Researchers discover genetic clue in rheumatoid arthritis
MedWire News: Canadian researchers have identified the mechanism by which a mutation in the gene encoding Lyp phosphatase (PTPN22) increases the risk for rheumatoid arthritis (RA) and other autoimmune disorders.
Katherine Siminovitch (University of Toronto, Ontario) and colleagues explain that Lyp has been shown to negatively regulate T-cell antigen receptor (TCR) signaling, and a variant in PTPN22 (Lyp620W) confers risk for autoimmune disease.
"Although a regulatory role for Lyp in T-cell activation has been established, the effect of the autoimmune disease-associated Lyp620W variant on T-cell responses remains unclear," they add.
To better understand the impact of the Lyp variant on T cells, Siminovitch and team generated mice harboring a PTPN22 allele encoding Pep619W (the mouse equivalent of Lyp620W).
Initially, the Pep619W mutant mice appeared healthy but progressive enlargement of the thymus and spleen appeared at 2 months of age, accompanied by increases in T-cell number, activation, and positive selection, and in dendritic- and B-cell activation, report the researchers.
In addition, Pep protein levels were dramatically reduced in the mutant mice, despite similar levels of PTPN22 expression between Pep619W and wild-type Pep619R mice.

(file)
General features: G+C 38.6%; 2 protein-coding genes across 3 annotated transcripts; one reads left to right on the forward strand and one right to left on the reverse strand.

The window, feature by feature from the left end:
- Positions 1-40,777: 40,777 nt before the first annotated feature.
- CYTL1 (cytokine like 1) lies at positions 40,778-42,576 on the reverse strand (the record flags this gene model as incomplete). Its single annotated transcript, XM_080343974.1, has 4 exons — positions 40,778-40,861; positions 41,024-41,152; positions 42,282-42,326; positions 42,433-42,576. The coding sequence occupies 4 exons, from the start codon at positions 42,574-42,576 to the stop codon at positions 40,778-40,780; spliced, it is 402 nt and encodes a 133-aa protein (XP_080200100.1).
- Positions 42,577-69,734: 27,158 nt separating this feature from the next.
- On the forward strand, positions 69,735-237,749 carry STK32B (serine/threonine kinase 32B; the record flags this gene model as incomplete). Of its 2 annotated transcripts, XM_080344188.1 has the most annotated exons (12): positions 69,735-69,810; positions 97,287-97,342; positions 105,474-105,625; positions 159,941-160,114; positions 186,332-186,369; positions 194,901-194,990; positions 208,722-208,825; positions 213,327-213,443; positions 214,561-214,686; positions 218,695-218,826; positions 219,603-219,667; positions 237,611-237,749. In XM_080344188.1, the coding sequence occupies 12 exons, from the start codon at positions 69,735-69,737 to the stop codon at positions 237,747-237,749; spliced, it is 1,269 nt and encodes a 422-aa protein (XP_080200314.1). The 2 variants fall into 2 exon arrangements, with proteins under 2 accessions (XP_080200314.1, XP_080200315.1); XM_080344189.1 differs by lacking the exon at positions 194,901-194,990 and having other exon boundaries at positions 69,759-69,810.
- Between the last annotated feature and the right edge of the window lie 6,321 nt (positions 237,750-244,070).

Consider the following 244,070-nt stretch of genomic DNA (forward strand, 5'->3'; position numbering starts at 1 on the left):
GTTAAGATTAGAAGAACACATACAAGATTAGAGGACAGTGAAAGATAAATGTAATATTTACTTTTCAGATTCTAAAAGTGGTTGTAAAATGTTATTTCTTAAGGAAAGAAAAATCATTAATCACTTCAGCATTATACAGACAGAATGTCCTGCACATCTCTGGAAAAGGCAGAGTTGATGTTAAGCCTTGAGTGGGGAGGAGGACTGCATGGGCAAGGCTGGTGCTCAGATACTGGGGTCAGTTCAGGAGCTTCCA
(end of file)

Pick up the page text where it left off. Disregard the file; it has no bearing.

This was because the Pep619W protein degraded more rapidly, and showed greater association with, and in vitro cleavage by, calpain 1, than Pep619R, say Siminovitch et al.
Next, the researchers investigated whether similar processes occur in humans. They found that, like Pep, the Lyp variant Lyp620W degraded at a faster rate than wild-type Lyp (Lyp620R) in peripheral blood mononuclear cells from healthy or RA-affected individuals.
Furthermore, levels of the Lyp620W variant were decreased in human T and B cells, and its calpain binding and cleavage were increased relative to wild-type Lyp620R.
"Collectively, our results show a loss-of-function effect of the Lyp620W and Pep619W variants… rendering Lyp/Pep more susceptible to calpain- and proteosome-mediated cleavage and degradation, thus lowering Lyp/Pep levels and diminishing its inhibitory effects on T- and to a lesser extent B-cell activation," write Siminovitch and co-authors in the journal Nature Genetics.
"Our findings also identify a role for Lyp/Pep in dendritic cell activation and function and suggest that the Lyp620W/Pep619W variant's influence on immune responses relevant to autoimmune disease susceptibility may be mediated in part through effects on dendritic cell function," they add.
Taken together these findings suggests that the Lyp/Pep variant induces a lymphocyte and dendritic cell hyper-responsive phenotype that may not induce autoimmune disease per se, but may instead create an immunologic environment that favors the emergence of such disease.
"This is one of the first studies in which we have traced the steps that connect a specific genetic lesion to the development of a common, complex autoimmune condition," said Siminovitch.
Study co-author Edward Keystone, also from the University of Toronto added: "Measuring levels of [Lyp] will help us monitor disease severity in patients with autoimmune disorders, test the effects of various therapies including new drugs, and determine which treatments work best in specific patients."
By Laura Dean